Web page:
The expressway has got the nod
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As a person who works in the travel industry, the word combined with ‘designer’ seemed quite intriguing. Many questions came to mind when I saw Sebastian Herkner’s symposium on the India Design ID 2020 schedule—What does the job entail? How does it factor into the work? Where does the designer travel? I found answers to some of these questions as Herkner spoke of his adventures in Taiwan and Senegal.
Brought up in Germany, Herkner's parents were religious and very enthusiastic about camping. As a result, he was exposed to the architecture of churches they came across on their journeys. This was the beginning of his interest in the field of design which later translated into a successful career. In 2006, he established his own studio, playing with traditional crafts and producing quality products for well-known brands. In fact, his iconic bell table won him the Red Dot Design Award in 2010.
Seeking a more detailed evaluation of his career, I caught up with Herkner for what turned out to be an insightful conversation.
Herkner lives in Offenbach in Germany which was once the home to a thriving leather industry. The loss of the art has influenced and impacted his introduction to design, with an emphasis on traditional crafts rather than trends. “When I started, crafts were not a subject at university. I still live in Offenbach which once had a thriving leather industry. Every family had a worker in the industry. It connected people. When it disappeared, there was a lot of unemployment.This was the reason I decided to focus on crafts. I learnt it from my grandparents. There was so much interest in crafting in their generation. I find that there is a certain purity (to it)."
Herkner says that craft is making a comeback now, with more people getting into it. "Some years back, people used to laugh if you said you were getting into crafts."
Travelling has unveiled new worlds that have allowed him to discover and explore traditional crafts of various countries. He admits to finding new techniques of weaving, rug making, and textiles, thanks to the exposure. During his symposium, he displays pictures of himself in Senegal, learning novel methods of dealing with clay. He has also been to India. “I took several hundred pictures in India—of a stool, a chair, a rug," he smiles. "There is so much to see that is different. And I want to bring all those memories back to our home."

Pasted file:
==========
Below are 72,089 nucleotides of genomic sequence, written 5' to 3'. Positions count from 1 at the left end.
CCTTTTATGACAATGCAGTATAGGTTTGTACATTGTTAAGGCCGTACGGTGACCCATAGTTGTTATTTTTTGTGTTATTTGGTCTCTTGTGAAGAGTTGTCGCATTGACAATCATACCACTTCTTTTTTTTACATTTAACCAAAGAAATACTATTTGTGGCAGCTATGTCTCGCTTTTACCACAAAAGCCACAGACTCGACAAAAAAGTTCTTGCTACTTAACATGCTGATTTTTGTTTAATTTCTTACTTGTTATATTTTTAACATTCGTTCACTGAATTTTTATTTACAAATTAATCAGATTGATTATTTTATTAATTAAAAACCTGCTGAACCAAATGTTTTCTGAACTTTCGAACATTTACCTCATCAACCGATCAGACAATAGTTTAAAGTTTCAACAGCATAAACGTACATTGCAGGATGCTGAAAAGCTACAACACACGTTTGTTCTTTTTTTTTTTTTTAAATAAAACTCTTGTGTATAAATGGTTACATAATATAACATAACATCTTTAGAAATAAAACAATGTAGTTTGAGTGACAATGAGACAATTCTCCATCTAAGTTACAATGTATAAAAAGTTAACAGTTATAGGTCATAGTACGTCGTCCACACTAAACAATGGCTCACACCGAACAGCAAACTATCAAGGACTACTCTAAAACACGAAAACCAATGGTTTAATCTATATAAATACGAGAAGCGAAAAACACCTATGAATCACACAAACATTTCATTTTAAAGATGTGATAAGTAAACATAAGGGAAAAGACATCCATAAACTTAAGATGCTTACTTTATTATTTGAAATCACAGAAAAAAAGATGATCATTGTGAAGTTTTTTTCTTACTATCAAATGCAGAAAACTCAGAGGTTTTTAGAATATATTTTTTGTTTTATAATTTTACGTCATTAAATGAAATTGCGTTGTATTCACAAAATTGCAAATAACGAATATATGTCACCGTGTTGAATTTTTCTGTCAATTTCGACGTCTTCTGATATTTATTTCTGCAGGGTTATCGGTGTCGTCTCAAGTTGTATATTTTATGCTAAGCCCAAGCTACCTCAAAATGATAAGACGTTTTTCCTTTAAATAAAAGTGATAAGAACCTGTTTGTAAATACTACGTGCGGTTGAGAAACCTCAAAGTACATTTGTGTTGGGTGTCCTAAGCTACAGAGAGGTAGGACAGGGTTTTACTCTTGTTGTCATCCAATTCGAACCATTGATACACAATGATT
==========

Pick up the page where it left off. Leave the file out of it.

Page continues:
His travels have led him around the world exploring different cultures and meeting creative people. "In the end, we have the same idea of creativity but we have different backgrounds and cultures, and that makes it so interesting.”
And while a foreign trip is often dictated by a mix-matched itinerary pulled from typical tourist guides, Herkner keeps away from the mainstream, attempting to understand the culture at the grassroots. “If I go to a country, I want to listen to the local music. (In India) I want to have an Indian breakfast and not my American-style breakfast in the hotel. I really want to experience all perspectives. Every day is different. When I travel, I ask people, ‘Show me your favourite places, your favourite shops. Not the ones for tourists, but show me where you go to buy your sponge or fabric.’ Because I don’t want to see touristy things. I think the most important thing is curiosity and to keep an open mind because you understand the beauty of the whole planet and the difference of cultures, religions, food, music, all of it”.
Herkner acknowledges that there's a lot more to explore, and every new destination offers something novel about a craft form. “Craft is something that is international. You have rug making in Colombia but you also have it here (India). But sometimes the way (method) is different or the pattern or the use of colour, so it has something to do with the culture. In India, there are many places I haven’t been. Chandigarh is on the list because of the architecture”. He also hints at an interest in visiting Mumbai.
A rich travel portfolio has also humbled the designer. He says he knows travelling is a privilege and he is grateful for the life to which he has access. Most of all, he advocates the preservation of local culture. “It’s important to keep the origin and personal identity of a place in today’s world where all destinations have started to look similar".
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